The term “redlining” originates, historically, from the practice of lenders outlining, with red pencil on a map, geographical areas perceived to be in economic decline based on their racial or ethnic composition. Financial services providers, health care providers, housing providers, and other providers (such as supermarket owners) illegally engaging in redlining are those that systematically deny, or offer on disadvantageous terms, products or services to individuals based on their race, ethnicity, or place of residence. The systematic refusal to provide goods or services is not based on valid criteria, such as an applicant’s individual credit history in the case of financial or insurance products, but rather is a method of discrimination.
The practice of redlining is in direct violation of the Fair Housing Act of 1968 (also known as the Civil Rights Act), which outlaws discrimination by housing providers based on an applicant’s race or national origin. Redlining also violates the Community Reinvestment Act, which Congress passed in 1977 to require banks to apply the same lending criteria to all communities.
Despite legislative measures taken to prohibit redlining, the practice continues in less overt ways. Minority groups in the United States continue to experience redlining in several sectors of the economy, including:
– Credit issuance: Despite the passage of the Community Reinvestment Act in 1977, banks continue to engage in redlining by apportioning lower amounts of credit to racial and ethnic minority communities. Credit card issuers have reduced the credit lines of individuals who habitually purchase from retailers that are frequented by so-called “high-risk” customers.
– Insurance: Despite being illegal, redlining by insurance agents continues in certain forms. Some agents engage in “lingustic profiling,” whereby they attempt to assess a caller’s race or ethnicity over the phone and offer different insurance products accordingly. Auto insurance scores have been shown to be not well correlated with individual credit scores across different racial and ethnic groups.
– Mortgages: In an example of “reverse redlining”, predatory subprime mortgages with high interest rates are overwhelmingly more often issued to residents of racial and ethnic minority communities. In addition, certain lending institutions have been shown to offer different mortgage loan terms to black residents buying homes in white-majority communities than in black-majority communities.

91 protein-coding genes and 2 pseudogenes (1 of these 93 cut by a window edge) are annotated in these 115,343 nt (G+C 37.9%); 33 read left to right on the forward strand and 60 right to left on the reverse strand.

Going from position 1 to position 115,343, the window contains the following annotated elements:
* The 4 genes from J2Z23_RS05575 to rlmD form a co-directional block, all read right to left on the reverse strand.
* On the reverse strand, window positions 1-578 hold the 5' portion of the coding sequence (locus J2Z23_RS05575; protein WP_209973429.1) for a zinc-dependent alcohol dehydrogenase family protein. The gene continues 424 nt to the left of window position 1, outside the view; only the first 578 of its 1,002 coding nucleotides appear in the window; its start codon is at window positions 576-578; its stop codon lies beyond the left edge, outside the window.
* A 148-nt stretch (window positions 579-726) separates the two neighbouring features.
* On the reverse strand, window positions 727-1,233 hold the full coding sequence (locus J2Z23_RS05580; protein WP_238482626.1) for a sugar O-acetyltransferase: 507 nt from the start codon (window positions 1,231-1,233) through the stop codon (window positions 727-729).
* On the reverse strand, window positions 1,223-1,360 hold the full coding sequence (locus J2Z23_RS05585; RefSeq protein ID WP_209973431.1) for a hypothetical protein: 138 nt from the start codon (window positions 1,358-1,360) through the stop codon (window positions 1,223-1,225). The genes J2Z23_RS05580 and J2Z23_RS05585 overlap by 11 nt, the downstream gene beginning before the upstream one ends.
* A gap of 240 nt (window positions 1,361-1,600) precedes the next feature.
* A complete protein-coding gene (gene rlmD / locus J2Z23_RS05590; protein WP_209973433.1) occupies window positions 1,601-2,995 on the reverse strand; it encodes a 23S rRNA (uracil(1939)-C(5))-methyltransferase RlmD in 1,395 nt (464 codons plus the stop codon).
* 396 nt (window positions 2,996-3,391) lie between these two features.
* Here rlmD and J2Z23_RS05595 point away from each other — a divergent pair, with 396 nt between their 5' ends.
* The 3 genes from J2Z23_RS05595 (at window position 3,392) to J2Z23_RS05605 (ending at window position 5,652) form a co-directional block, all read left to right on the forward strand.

– Student loans: Student loan issuers have been shown to utilize different underwriting criteria for schools with predominantly minority populations. In addition, minority borrowers are not well informed by lenders in regards to loan repayment terms.
– Delivery and transportation services: Food delivery and taxi services may not service certain geographical areas, basing their decisions on racial or ethnic compositions or perceived crime rates, rather than economic considerations such as profit potential. Other providers that do service those areas may charge premium rates for identical services.
– Online retail sales: Some online retailers have been shown to engage in differential product pricing based on customers’ locations, charging higher prices to customers in rural or economically depressed locales.
– Brick & mortar stores: Predatory businesses such as liquor stores and payday lenders frequently engage in “reverse redlining” by specifically targetting racial and ethnic minority communities as the locations for their businesses.
Redlining can also occur in the public sphere. Policy planners engaging in environmental racism designate less space for public parks in minority communities, and those parks tend to be smaller and with fewer amenities than public parks in predominantly white neighborhoods. In addition, “planned shrinkage” programs, which reduce or systematically deny public services such as fire protection and health resources to minority communities, have been demonstrated to negatively affect minority communities’ public health and overall stability. The sluggish national response to the AIDS epidemic of the 1980s, which overwhelming affected minority communities, is an example of “planned shrinkage” in action.